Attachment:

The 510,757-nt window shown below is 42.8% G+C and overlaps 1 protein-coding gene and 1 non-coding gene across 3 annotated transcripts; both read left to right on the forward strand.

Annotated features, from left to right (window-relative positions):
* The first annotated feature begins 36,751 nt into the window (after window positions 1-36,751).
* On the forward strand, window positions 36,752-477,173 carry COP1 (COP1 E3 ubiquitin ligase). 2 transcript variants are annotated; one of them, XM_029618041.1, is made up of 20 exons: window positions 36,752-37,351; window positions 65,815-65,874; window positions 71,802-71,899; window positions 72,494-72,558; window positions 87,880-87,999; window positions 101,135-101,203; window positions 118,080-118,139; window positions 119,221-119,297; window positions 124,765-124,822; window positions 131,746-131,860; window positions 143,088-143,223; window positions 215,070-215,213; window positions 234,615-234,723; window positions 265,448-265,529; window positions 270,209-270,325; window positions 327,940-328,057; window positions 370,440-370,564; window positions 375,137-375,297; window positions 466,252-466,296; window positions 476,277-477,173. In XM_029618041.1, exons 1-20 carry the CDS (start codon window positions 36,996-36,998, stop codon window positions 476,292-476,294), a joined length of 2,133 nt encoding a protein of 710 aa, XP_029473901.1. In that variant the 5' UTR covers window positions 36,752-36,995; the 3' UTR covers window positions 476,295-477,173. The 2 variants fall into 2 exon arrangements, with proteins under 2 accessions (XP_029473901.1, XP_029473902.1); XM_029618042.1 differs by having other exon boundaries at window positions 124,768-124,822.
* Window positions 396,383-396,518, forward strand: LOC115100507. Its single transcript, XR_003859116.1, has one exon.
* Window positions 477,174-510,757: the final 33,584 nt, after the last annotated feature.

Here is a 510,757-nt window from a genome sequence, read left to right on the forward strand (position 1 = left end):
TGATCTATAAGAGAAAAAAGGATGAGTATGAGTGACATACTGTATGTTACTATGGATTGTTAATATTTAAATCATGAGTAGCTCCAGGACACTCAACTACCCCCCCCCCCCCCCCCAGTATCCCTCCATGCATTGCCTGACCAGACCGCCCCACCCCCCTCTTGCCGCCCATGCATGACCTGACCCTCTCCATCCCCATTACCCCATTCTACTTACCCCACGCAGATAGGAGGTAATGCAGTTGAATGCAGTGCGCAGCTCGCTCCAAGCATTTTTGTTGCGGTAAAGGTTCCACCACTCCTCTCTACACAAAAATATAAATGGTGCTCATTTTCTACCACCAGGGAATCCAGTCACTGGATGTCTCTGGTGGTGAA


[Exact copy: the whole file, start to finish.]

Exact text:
The 510,757-nt window shown below is 42.8% G+C and overlaps 1 protein-coding gene and 1 non-coding gene across 3 annotated transcripts; both read left to right on the forward strand.

Annotated features, from left to right (window-relative positions):
* The first annotated feature begins 36,751 nt into the window (after window positions 1-36,751).
* On the forward strand, window positions 36,752-477,173 carry COP1 (COP1 E3 ubiquitin ligase). 2 transcript variants are annotated; one of them, XM_029618041.1, is made up of 20 exons: window positions 36,752-37,351; window positions 65,815-65,874; window positions 71,802-71,899; window positions 72,494-72,558; window positions 87,880-87,999; window positions 101,135-101,203; window positions 118,080-118,139; window positions 119,221-119,297; window positions 124,765-124,822; window positions 131,746-131,860; window positions 143,088-143,223; window positions 215,070-215,213; window positions 234,615-234,723; window positions 265,448-265,529; window positions 270,209-270,325; window positions 327,940-328,057; window positions 370,440-370,564; window positions 375,137-375,297; window positions 466,252-466,296; window positions 476,277-477,173. In XM_029618041.1, exons 1-20 carry the CDS (start codon window positions 36,996-36,998, stop codon window positions 476,292-476,294), a joined length of 2,133 nt encoding a protein of 710 aa, XP_029473901.1. In that variant the 5' UTR covers window positions 36,752-36,995; the 3' UTR covers window positions 476,295-477,173. The 2 variants fall into 2 exon arrangements, with proteins under 2 accessions (XP_029473901.1, XP_029473902.1); XM_029618042.1 differs by having other exon boundaries at window positions 124,768-124,822.
* Window positions 396,383-396,518, forward strand: LOC115100507. Its single transcript, XR_003859116.1, has one exon.
* Window positions 477,174-510,757: the final 33,584 nt, after the last annotated feature.

Here is a 510,757-nt window from a genome sequence, read left to right on the forward strand (position 1 = left end):
TGATCTATAAGAGAAAAAAGGATGAGTATGAGTGACATACTGTATGTTACTATGGATTGTTAATATTTAAATCATGAGTAGCTCCAGGACACTCAACTACCCCCCCCCCCCCCCCCAGTATCCCTCCATGCATTGCCTGACCAGACCGCCCCACCCCCCTCTTGCCGCCCATGCATGACCTGACCCTCTCCATCCCCATTACCCCATTCTACTTACCCCACGCAGATAGGAGGTAATGCAGTTGAATGCAGTGCGCAGCTCGCTCCAAGCATTTTTGTTGCGGTAAAGGTTCCACCACTCCTCTCTACACAAAAATATAAATGGTGCTCATTTTCTACCACCAGGGAATCCAGTCACTGGATGTCTCTGGTGGTGAA